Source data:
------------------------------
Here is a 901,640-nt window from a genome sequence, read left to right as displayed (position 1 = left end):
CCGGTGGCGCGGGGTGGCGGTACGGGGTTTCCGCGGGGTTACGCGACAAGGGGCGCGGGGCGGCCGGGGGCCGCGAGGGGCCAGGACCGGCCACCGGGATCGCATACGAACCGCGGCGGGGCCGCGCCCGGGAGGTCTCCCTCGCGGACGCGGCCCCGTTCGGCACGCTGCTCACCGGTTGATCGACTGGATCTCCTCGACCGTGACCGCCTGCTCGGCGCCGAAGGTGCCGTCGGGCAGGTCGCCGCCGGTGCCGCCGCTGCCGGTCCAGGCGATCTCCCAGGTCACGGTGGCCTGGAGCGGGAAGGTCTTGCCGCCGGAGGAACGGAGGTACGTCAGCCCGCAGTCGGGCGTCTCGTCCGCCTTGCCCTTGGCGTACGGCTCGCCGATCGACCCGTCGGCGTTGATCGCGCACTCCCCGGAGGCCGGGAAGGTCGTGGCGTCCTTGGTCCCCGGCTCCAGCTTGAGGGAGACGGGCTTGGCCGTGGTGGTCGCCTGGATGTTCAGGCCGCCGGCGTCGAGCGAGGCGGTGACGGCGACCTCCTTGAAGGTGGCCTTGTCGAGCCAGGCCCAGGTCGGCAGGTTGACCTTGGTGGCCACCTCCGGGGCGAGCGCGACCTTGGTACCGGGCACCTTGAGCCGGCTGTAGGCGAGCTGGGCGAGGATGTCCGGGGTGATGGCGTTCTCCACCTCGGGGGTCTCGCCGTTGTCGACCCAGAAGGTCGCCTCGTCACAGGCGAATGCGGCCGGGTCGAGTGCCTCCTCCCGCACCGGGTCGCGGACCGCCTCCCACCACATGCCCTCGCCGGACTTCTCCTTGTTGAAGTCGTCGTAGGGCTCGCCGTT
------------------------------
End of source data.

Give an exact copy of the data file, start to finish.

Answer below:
Here is a 901,640-nt window from a genome sequence, read left to right as displayed (position 1 = left end):
CCGGTGGCGCGGGGTGGCGGTACGGGGTTTCCGCGGGGTTACGCGACAAGGGGCGCGGGGCGGCCGGGGGCCGCGAGGGGCCAGGACCGGCCACCGGGATCGCATACGAACCGCGGCGGGGCCGCGCCCGGGAGGTCTCCCTCGCGGACGCGGCCCCGTTCGGCACGCTGCTCACCGGTTGATCGACTGGATCTCCTCGACCGTGACCGCCTGCTCGGCGCCGAAGGTGCCGTCGGGCAGGTCGCCGCCGGTGCCGCCGCTGCCGGTCCAGGCGATCTCCCAGGTCACGGTGGCCTGGAGCGGGAAGGTCTTGCCGCCGGAGGAACGGAGGTACGTCAGCCCGCAGTCGGGCGTCTCGTCCGCCTTGCCCTTGGCGTACGGCTCGCCGATCGACCCGTCGGCGTTGATCGCGCACTCCCCGGAGGCCGGGAAGGTCGTGGCGTCCTTGGTCCCCGGCTCCAGCTTGAGGGAGACGGGCTTGGCCGTGGTGGTCGCCTGGATGTTCAGGCCGCCGGCGTCGAGCGAGGCGGTGACGGCGACCTCCTTGAAGGTGGCCTTGTCGAGCCAGGCCCAGGTCGGCAGGTTGACCTTGGTGGCCACCTCCGGGGCGAGCGCGACCTTGGTACCGGGCACCTTGAGCCGGCTGTAGGCGAGCTGGGCGAGGATGTCCGGGGTGATGGCGTTCTCCACCTCGGGGGTCTCGCCGTTGTCGACCCAGAAGGTCGCCTCGTCACAGGCGAATGCGGCCGGGTCGAGTGCCTCCTCCCGCACCGGGTCGCGGACCGCCTCCCACCACATGCCCTCGCCGGACTTCTCCTTGTTGAAGTCGTCGTAGGGCTCGCCGTT